“We want [women] to be critical and analytical and decide for [themselves].” Aisha Rahman, KARAMAH executive director
On October 13th, 2015, the U.S. Institute of Peace hosted a documentary screening of the PBS documentary “Gender Equality in Islam” followed by a panel discussion titled “Islam, Culture and Sexism: What Needs to Change?” The panel featured: Aisha Rahman, Lynn Kunkle, Manal Omar and Susan Hayward and was moderated by Bonnie Erbe. After watching a short segment of the documentary, the panelists joined the stage for a discussion about Islam, culture, and sexism.
“Giving women a platform to speak in their own voices”
Explaining the reason why the El Hibri Foundation funded the production of the documentary, Ms. Kunkle said: “The issue of Islam and women is one of the more contentious areas of misunderstanding and misperceptions. The dominant perception about Islam is that it is authoritarian, anti-women and paternalistic.” Ms. Kunkle stressed the importance of distinguishing between Islam and Muslims. “Islam is a tradition and a set of beliefs, values and ideals while Muslims are inheritors of the tradition who are striving to implement those ideals,” she explained. By supporting KARAMAH and “Gender Equality in Islam,” the El Hibri Foundation is giving Muslim women a platform to speak in their own voices.
Aisha Rahman said that KARAMAH’s Law and Leadership program (LLSP) offers Muslim women such a platform. KARAMAH believes that the first step to affect change is education. “We don’t just tell [women] what Islam is. We want [them] to be able to listen to what the others say and be critical and analytical and decide for [themselves] if it makes sense for [them].” Moreover, LLSP provides participants with sisters who share the same knowledge and determination to transform the society they work in.
“Our greatest asset is Islam”
Answering Bonnie’s question whether KARAMAH adopts a gentle approach with men, Ms. Rahman said that “the gentle approach is the Islamic approach.” To engage men in advocating for gender equity, KARAMAH adopts an approach that is deeply rooted in the Islamic tradition and it draws its authority by referring to the Qur’an and the Sunnah. Ms. Rahman added that it is pursuant to the gender equitable Islamic model which encourages both men and women to be engaged in learning about their religion that KARAMAH offers educational programs to both genders. Moreover, KARAMAH believes that male allies are very important in women’s rights’ advocacy.
Ms. Rahman spoke about the world’s lack of knowledge of Islam. Islam is gender equitable and in fact favors women over men in many areas. Despite this, the reality in society is quite different. This is a direct result of a lack of education of Islam. While the Islamic tradition is abound with inspirational female models. ( Sayyidah Khadijah was a successful entrepreneur and Sayyidah Aisha was one of the first scholars in Islam who taught both men and women about their religion) some religious institutions are nevertheless discriminating against women.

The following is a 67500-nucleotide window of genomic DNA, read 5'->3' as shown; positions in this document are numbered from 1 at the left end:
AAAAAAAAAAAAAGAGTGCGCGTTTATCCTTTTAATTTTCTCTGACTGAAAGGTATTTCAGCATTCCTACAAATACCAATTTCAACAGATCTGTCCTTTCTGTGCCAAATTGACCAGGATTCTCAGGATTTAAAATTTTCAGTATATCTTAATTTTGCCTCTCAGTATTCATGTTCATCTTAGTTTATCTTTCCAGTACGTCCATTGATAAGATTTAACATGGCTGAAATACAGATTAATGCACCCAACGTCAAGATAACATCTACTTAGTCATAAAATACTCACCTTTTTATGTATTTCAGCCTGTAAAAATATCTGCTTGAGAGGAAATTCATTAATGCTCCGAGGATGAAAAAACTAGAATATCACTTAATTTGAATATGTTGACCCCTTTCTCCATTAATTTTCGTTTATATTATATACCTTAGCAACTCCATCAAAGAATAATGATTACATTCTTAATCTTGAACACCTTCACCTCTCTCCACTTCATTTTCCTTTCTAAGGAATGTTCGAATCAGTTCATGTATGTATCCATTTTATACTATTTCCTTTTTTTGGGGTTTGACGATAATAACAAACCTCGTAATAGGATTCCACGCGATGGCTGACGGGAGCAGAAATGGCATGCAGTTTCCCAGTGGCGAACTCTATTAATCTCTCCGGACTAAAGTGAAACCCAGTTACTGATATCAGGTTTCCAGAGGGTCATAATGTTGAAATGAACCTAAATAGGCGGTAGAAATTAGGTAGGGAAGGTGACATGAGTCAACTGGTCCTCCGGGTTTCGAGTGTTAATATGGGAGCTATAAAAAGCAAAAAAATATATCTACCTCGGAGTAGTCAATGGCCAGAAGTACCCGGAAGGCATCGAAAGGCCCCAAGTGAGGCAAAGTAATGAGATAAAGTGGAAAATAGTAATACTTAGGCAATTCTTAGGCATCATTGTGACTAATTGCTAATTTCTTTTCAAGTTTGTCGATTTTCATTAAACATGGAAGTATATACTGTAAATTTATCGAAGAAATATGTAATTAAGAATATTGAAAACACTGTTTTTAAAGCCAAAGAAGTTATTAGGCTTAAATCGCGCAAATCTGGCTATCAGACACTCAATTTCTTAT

Ms. Omar spoke about how she was personally influenced by four women she called “the four founding mothers in the American Muslim community.” One of these women was KARAMAH’s founder Dr. Azizah al-Hibri. Ms. Omar said that she grew up accepting and repeating what she was taught without questioning until these women shaped how she approached learning about her own religion from a spiritual perspective and later shaped her work in social justice and peace building. Ms. Omar added that one of the problems related to religious education especially among immigrant families is that it is influenced by culture and patriarchy and that once you learn what Islam actually says about women’s rights, you feel liberated. She also said “quoting UN resolution 1325 or CEDAW doesn’t have the same traction … the way you are when you are quoting religious texts.”
Ms. Hayward stressed the importance of “engaging with religion within a larger effort for gender equality … because women and religion are interconnected.” Ms. Hayward stated that many social scientific studies have been done showing that women are more religious than men across religious traditions. Gender discrimination, she added, comes from simplistic understandings of institutional leaders and clerics, often men, who solely shape the tradition based on “superficial understanding of what religion is and how it is formed and transformed through history.”
All panelists agreed that listening to women and lifting up their stories shall empower them. They also agreed that we should strive against silencing religious voices and give them space to offer their perspectives.